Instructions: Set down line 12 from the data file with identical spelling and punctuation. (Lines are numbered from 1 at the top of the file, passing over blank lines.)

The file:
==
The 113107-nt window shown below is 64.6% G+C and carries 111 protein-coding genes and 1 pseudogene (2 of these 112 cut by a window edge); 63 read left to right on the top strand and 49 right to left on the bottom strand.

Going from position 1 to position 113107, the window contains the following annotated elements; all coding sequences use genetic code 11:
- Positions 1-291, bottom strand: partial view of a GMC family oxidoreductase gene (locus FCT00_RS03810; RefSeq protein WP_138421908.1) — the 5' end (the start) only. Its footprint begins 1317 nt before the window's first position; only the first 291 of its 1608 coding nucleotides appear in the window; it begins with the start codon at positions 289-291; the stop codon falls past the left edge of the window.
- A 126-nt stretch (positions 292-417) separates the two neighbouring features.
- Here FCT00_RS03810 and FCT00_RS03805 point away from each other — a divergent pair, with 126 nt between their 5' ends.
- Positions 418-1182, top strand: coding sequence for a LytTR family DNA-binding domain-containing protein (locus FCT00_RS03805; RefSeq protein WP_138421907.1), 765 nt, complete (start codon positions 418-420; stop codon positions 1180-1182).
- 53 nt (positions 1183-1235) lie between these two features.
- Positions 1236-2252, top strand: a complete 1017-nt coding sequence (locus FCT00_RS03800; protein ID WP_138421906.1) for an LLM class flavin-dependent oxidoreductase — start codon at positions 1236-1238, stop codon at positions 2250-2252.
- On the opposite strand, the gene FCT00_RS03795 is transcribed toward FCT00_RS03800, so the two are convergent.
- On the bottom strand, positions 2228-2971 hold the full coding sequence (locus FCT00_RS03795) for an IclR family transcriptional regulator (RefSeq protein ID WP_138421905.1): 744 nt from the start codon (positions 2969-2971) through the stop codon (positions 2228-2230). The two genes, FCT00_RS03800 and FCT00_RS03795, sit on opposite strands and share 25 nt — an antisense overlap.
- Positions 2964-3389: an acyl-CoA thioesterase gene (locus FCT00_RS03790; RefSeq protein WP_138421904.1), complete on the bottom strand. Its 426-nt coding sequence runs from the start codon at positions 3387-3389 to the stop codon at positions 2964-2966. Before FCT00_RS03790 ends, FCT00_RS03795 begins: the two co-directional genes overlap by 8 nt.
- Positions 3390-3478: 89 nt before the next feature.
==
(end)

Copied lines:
- Positions 3390-3478: 89 nt before the next feature.